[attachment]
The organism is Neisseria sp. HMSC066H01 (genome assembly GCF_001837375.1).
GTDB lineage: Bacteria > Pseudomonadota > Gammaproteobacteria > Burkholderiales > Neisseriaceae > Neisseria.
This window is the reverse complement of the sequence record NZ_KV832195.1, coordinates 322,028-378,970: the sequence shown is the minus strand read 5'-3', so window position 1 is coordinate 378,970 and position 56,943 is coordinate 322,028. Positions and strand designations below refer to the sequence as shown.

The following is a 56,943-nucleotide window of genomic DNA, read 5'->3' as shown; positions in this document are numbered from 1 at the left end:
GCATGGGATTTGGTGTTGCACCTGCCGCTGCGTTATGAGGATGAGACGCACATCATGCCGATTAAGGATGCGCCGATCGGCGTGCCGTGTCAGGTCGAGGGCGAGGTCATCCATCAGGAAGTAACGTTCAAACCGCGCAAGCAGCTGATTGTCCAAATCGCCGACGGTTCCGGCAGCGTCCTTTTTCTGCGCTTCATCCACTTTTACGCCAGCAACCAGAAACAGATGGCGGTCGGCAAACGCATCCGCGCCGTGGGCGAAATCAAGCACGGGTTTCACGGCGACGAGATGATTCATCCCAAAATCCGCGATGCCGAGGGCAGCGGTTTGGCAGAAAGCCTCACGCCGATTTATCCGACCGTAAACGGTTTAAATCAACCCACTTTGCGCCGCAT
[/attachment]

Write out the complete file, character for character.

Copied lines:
The organism is Neisseria sp. HMSC066H01 (genome assembly GCF_001837375.1).
GTDB lineage: Bacteria > Pseudomonadota > Gammaproteobacteria > Burkholderiales > Neisseriaceae > Neisseria.
This window is the reverse complement of the sequence record NZ_KV832195.1, coordinates 322,028-378,970: the sequence shown is the minus strand read 5'-3', so window position 1 is coordinate 378,970 and position 56,943 is coordinate 322,028. Positions and strand designations below refer to the sequence as shown.

The following is a 56,943-nucleotide window of genomic DNA, read 5'->3' as shown; positions in this document are numbered from 1 at the left end:
GCATGGGATTTGGTGTTGCACCTGCCGCTGCGTTATGAGGATGAGACGCACATCATGCCGATTAAGGATGCGCCGATCGGCGTGCCGTGTCAGGTCGAGGGCGAGGTCATCCATCAGGAAGTAACGTTCAAACCGCGCAAGCAGCTGATTGTCCAAATCGCCGACGGTTCCGGCAGCGTCCTTTTTCTGCGCTTCATCCACTTTTACGCCAGCAACCAGAAACAGATGGCGGTCGGCAAACGCATCCGCGCCGTGGGCGAAATCAAGCACGGGTTTCACGGCGACGAGATGATTCATCCCAAAATCCGCGATGCCGAGGGCAGCGGTTTGGCAGAAAGCCTCACGCCGATTTATCCGACCGTAAACGGTTTAAATCAACCCACTTTGCGCCGCAT